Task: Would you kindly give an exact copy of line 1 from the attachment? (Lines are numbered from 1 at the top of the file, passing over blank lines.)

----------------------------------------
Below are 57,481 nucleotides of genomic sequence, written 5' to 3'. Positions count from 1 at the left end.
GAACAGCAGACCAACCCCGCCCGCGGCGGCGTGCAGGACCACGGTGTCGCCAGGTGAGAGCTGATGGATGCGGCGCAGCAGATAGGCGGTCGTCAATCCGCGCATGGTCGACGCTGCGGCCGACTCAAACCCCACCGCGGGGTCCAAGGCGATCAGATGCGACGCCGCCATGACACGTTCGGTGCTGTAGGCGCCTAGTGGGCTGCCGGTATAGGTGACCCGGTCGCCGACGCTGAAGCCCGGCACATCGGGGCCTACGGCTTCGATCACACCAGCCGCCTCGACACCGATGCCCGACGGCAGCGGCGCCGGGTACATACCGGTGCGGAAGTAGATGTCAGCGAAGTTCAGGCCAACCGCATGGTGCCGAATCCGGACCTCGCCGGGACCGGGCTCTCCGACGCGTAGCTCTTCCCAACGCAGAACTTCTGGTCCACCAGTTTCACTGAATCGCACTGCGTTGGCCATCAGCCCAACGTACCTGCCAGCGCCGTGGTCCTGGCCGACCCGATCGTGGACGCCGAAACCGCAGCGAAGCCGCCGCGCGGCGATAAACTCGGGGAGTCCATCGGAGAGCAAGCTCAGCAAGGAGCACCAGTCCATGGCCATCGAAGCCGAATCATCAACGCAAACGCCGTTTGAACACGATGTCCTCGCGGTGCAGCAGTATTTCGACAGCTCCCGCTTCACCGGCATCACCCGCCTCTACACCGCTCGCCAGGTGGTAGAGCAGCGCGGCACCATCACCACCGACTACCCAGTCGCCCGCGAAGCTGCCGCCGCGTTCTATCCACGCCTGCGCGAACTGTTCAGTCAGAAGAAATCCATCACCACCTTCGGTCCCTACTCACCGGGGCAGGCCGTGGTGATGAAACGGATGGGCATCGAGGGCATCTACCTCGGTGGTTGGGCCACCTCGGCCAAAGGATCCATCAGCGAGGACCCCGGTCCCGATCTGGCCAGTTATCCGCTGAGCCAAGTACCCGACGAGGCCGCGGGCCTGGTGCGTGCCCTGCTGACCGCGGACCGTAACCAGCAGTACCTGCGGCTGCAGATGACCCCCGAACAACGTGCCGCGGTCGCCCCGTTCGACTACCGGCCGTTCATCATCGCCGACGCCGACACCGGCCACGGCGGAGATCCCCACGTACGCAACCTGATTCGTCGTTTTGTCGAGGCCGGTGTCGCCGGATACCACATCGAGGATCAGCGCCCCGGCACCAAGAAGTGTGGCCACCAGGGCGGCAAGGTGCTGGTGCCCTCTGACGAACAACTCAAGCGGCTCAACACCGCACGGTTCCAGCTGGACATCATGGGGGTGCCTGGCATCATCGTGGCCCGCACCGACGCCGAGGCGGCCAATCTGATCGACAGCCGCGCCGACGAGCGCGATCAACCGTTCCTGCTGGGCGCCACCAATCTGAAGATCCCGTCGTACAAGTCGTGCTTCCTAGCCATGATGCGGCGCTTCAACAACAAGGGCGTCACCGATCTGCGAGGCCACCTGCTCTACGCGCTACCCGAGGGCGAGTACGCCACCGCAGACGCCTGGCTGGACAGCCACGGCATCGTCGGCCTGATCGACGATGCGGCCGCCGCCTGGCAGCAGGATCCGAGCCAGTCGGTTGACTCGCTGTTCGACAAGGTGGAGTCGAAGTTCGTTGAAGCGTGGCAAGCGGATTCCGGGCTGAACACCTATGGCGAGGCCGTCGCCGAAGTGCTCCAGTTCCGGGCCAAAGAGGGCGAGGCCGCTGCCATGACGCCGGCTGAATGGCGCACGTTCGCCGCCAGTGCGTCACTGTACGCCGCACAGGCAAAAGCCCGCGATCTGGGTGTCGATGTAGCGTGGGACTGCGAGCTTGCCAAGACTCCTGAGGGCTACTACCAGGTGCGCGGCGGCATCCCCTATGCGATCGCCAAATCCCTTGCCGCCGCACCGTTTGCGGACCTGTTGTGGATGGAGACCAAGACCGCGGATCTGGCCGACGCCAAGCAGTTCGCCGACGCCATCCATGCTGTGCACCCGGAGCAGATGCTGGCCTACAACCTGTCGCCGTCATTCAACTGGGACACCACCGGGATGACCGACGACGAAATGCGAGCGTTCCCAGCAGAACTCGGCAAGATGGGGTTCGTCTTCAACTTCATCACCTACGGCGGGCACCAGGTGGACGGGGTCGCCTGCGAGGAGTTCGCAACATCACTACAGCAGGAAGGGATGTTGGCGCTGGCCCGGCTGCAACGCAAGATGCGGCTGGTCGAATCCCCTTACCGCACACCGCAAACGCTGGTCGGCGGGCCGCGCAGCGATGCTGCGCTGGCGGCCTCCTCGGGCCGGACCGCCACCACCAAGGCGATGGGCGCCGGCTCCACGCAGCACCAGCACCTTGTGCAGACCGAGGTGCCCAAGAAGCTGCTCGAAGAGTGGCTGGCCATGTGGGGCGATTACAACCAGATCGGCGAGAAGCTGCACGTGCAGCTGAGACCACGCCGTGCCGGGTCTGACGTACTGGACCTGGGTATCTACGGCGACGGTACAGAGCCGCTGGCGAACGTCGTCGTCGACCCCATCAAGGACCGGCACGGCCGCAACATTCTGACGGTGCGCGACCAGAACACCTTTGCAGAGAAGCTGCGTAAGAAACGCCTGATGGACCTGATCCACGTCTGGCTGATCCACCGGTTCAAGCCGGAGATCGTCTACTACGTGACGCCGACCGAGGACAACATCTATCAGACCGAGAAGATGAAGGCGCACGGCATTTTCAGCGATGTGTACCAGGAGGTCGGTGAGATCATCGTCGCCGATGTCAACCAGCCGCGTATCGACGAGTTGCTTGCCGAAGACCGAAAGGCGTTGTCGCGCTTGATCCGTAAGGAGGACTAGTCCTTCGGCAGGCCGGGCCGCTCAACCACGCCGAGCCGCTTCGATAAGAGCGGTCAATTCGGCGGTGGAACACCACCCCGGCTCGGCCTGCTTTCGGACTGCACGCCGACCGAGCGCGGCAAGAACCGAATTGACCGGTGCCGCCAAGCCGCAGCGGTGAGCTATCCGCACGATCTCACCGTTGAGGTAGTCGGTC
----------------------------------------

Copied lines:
Below are 57,481 nucleotides of genomic sequence, written 5' to 3'. Positions count from 1 at the left end.